That being said, this device costs considerably less than the aforementioned phone. While the Redmi Note 2’s LCD panel doesn’t quite match an AMOLED display, it’s very impressive for its asking price; especially its great viewing angles.
I’m not a fan of the Redmi Note 2’s rear-firing speaker. While there’s a tiny bit of plastic underneath the speaker to make sure that audio doesn’t get muffled when the device is placed on a flat surface, it would still be muffled if I place the smartphone on anything other than a fully flat surface. That being said, gaming with the Redmi Note 2 is more enjoyable as the speaker is not placed at the bottom; I won’t have to consciously avoid covering the speaker grille this way.
As for the audio quality itself, it’s perfectly adequate for most users. I didn’t notice any crackling or buzzing from the speaker at maximum volume, and it gets pretty loud too. But other than that, nothing particularly stood out, which isn’t exactly a bad thing.
In this department, the Redmi Note 2’s 13MP rear camera is a mixed bag. As I mentioned in my hands on of the device, the camera performs admirably in well-lit conditions. The autofocus is fast – as fast as some of the more expensive devices – thanks to the phase detection autofocus feature, and the final images are sharp with good colour reproduction as well, albeit tending to be a little saturated.
The Redmi Note 2’s camera is plenty responsive as well when shooting under good lighting. There’s barely any noticeable lag in between shots, and rarely do I get blurry images. However, the same cannot be said in less than ideal shooting conditions.
Photographing with the Redmi Note 2’s camera in low-light conditions can be quite a challenge. Don’t get me wrong, the final images can still look really great, but in order to get those shots, there’s quite a bit of effort required to not shake or move the phone even a little bit. Under bad lighting, the camera isn’t very responsive as the sensor works overtime to lock focus, although there’s no noticeable delay in between shots.
If you’re patient enough to compose your images (and have a steady set of hands), you’ll be very happy with the Redmi Note 2’s camera. I’m very impressed with how good the camera is despite the smartphone’s small price tag.
The Redmi Note 2’s competition are very interesting, to say the least. If we were to compare this device purely on its hardware alone, we have the HTC One E9+, M9+, and Sony Xperia M5. In terms of similarity, all four devices are powered by the same MediaTek Helio X10 octa-core processor clocked at 2.0GHz. Well, except for the M9+, which is clocked at 2.2GHz. Other than that…these devices couldn’t be more different.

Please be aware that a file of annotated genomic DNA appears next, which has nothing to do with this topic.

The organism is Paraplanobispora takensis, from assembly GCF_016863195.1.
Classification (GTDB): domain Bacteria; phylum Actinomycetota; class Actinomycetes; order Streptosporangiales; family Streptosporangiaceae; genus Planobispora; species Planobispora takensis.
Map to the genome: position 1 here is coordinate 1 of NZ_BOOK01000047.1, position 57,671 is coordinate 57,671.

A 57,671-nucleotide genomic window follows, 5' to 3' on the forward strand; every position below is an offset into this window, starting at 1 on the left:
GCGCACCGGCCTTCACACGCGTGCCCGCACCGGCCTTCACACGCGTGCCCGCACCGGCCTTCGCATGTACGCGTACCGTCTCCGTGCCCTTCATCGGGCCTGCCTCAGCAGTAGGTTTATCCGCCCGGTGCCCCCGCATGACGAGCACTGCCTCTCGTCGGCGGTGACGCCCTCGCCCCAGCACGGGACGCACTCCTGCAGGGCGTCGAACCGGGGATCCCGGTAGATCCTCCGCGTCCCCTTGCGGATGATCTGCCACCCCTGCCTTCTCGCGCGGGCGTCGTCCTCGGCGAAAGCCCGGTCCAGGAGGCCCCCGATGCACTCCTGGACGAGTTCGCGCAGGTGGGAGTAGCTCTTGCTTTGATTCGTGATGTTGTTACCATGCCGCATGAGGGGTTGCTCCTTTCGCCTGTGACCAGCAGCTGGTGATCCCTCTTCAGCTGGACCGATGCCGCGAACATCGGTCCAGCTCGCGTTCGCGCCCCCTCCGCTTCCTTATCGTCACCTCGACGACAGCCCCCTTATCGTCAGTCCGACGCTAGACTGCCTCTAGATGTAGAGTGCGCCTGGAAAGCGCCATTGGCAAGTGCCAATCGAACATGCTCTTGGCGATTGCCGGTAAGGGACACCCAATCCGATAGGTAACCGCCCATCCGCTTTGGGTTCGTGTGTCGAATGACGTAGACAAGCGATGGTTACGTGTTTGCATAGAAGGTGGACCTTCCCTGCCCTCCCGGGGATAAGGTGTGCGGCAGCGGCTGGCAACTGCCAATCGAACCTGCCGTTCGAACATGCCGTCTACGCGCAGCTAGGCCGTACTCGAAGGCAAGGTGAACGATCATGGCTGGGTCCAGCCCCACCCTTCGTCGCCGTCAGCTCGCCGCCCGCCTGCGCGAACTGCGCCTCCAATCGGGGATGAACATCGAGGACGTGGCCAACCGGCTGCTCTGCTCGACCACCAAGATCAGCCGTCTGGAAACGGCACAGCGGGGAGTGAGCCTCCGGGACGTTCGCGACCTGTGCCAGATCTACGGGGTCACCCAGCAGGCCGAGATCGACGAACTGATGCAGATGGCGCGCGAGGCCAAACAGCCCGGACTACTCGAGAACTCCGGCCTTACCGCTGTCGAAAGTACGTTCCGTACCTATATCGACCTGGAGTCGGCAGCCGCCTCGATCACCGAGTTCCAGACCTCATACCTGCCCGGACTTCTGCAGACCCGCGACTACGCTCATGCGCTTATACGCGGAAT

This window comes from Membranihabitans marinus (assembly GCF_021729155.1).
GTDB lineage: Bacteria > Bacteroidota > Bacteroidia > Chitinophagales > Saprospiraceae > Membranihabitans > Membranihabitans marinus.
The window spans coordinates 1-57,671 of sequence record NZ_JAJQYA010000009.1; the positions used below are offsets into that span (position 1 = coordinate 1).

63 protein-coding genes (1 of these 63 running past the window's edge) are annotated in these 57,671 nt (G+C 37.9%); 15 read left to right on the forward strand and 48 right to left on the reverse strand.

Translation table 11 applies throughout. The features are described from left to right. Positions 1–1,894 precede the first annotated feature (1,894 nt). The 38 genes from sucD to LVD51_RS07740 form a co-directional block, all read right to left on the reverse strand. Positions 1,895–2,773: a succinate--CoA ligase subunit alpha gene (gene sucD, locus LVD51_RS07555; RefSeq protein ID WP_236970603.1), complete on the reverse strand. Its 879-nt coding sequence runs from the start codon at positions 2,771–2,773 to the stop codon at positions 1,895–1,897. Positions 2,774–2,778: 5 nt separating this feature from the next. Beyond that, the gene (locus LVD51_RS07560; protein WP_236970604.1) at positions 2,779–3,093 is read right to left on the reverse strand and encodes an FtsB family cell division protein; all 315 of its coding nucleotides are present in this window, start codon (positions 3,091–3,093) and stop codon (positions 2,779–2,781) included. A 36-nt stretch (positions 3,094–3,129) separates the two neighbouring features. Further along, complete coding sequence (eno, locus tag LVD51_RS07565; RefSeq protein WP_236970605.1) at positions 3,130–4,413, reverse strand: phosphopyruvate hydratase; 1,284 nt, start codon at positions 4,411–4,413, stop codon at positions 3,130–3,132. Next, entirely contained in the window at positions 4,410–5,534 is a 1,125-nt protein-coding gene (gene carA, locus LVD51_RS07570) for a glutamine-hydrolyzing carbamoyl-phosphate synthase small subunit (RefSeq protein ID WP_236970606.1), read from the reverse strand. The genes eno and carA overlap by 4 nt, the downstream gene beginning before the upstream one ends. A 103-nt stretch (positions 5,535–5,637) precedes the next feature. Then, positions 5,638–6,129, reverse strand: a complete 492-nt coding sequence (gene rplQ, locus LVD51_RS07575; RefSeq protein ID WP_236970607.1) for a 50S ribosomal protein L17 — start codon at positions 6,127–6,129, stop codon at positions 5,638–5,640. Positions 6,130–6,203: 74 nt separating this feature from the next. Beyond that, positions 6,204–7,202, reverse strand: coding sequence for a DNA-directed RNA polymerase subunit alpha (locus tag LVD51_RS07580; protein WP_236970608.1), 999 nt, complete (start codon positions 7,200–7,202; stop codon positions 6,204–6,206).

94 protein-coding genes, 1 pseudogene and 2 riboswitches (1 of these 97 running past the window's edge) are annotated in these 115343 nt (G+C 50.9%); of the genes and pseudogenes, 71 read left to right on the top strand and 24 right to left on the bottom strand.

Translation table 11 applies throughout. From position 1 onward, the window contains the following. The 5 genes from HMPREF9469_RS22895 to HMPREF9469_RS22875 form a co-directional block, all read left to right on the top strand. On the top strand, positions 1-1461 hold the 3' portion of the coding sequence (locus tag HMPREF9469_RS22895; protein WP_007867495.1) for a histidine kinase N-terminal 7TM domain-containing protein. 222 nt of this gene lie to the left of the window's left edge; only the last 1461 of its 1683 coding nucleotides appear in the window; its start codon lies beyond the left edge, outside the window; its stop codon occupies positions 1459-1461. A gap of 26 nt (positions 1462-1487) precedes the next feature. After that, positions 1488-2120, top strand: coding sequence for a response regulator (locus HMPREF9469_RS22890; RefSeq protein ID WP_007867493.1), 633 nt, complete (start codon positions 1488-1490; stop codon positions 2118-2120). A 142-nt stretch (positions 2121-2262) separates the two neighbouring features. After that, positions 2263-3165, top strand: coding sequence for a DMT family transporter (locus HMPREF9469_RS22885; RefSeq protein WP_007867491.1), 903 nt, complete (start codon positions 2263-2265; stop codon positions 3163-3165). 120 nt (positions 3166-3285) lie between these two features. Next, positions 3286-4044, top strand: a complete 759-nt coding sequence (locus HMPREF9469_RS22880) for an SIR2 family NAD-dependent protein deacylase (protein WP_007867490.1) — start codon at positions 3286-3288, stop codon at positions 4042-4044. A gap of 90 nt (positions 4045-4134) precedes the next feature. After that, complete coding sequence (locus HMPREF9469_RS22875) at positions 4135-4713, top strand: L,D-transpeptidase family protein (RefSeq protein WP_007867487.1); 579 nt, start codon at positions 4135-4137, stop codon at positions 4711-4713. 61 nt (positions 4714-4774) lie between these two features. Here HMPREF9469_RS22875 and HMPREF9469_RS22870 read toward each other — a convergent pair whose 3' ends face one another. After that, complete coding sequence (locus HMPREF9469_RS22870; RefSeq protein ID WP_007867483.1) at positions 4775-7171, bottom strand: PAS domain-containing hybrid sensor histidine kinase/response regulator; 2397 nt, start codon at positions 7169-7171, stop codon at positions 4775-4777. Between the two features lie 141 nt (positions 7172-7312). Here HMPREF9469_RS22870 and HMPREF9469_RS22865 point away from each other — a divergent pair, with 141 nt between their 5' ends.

Yes, the Redmi Note 2 has the same processor found on higher-end devices while costing considerably less, but they are also better equipped overall. The One E9+ has a sharper 2K display, the M9+ has a more premium construction (and a 2K display), while the Xperia M5 is a water resistant device, among other factors that warrant the price difference.
It’s clear that the Redmi Note 2’s processor rivals that of a much more expensive device, but how does it compare against a similarly priced device? Let’s look at one of the best affordable smartphones on the market now, the honor 4X. While the 4X is an excellent device, the Redmi Note 2 absolutely outclasses it in terms of specification. The honor 4X has a lower resolution 5.5-inch 720p display, a slower 1.2GHz HiSilicon Kirin 620 octa-core processor, only 8GB of internal storage, and a slightly smaller 3,000mAh battery.
In comparison, the Redmi Note 2 is a wholly better package for the same asking price of RM649. It has a sharper 1080p display, twice the storage at 16GB, and most of all, performance that rivals devices twice – or even thrice – its retail price. Needless to say, the honor 4X does not hold a candle to the Redmi Note 2 hardware-wise.
Other than the honor 4X, the Meizu M2 Note is worth a mention as well. The M2 Note has a 5.5-inch 1920 x 1080 full HD Sharp IGZO display, but it also has several advantages over the Redmi Note 2. These include support for a higher capacity microSD card up to 128GB and a slightly bigger 3,100mAh battery.
However, the Redmi Note 2 is still arguably the better buy for two reasons: it has a faster processor (which is a huge deal), and it is more affordable. Despite the fact that the M2 Note retails at a higher retail price of RM799, it is powered by a slower MediaTek MT6753 1.3GHz octa-core processor. This factor alone is enough to make the Redmi Note 2 a better proposition.
For the time being, the Redmi Note 2 boasts specifications that other budget devices in Malaysia simply cannot compete with. There are worthy competitors to it, it’s just that…these devices are either a lot more expensive, or have not reached our shores yet. These include the honor 4X’s successor, the honor 5X, and the Meizu Metal. Once these devices are launched in Malaysia (if at all, that is), they will definitely give the Redmi Note 2 a run for its money.
Xiaomi definitely has a winner with the Redmi Note 2. Just like the Mi 3 from eighteen months ago, the Redmi Note 2 makes other similarly equipped devices expensive in comparison, and it set a new benchmark on how good an affordable smartphone can be. If you’re looking for a capable Android smartphone that does not break the bank, the Redmi Note 2 is an excellent choice.
However, you do have to live with the Redmi Note 2’s camera performance in low light conditions, and a (currently) slightly buggy software. But, these compromises are by no means deal-breakers. After all, it’s an affordable device.
At its price point, the Redmi Note 2 is truly a disruptor in the mobile space – not just in the affordable segment, but in the high-end market as well. Until other devices with a similar package are introduced in Malaysia, the Redmi Note 2 is the epitome of value for money.